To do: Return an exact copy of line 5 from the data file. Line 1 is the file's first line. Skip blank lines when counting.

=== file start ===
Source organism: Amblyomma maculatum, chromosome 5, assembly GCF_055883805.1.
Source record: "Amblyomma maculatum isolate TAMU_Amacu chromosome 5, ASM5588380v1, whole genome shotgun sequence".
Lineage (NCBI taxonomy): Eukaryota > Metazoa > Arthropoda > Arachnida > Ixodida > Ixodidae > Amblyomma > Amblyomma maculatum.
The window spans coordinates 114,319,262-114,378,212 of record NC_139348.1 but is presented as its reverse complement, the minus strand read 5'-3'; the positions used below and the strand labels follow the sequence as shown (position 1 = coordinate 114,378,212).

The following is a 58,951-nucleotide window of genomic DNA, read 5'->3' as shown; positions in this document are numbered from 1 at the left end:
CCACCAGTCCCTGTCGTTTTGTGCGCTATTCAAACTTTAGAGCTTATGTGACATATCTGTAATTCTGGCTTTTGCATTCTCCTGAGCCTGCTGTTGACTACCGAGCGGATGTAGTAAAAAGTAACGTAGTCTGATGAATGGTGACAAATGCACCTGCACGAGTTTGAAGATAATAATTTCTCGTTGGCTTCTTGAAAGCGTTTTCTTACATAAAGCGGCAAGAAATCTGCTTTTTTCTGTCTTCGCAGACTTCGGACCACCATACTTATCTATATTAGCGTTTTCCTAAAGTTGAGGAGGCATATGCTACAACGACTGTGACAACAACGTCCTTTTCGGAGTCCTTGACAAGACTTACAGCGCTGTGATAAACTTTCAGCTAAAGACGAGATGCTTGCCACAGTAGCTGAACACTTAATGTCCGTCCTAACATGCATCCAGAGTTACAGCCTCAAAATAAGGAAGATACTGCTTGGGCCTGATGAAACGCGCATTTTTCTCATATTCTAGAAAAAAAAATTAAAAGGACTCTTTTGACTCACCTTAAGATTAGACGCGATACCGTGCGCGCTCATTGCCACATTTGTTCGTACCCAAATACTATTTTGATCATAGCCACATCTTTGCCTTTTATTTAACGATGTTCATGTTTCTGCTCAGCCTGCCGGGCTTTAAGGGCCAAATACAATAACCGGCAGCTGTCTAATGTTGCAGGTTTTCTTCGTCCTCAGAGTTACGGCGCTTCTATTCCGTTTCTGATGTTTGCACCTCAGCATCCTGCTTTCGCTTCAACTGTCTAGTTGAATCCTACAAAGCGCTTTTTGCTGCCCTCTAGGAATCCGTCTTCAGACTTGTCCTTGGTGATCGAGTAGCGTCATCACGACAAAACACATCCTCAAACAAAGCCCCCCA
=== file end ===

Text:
The following is a 58,951-nucleotide window of genomic DNA, read 5'->3' as shown; positions in this document are numbered from 1 at the left end: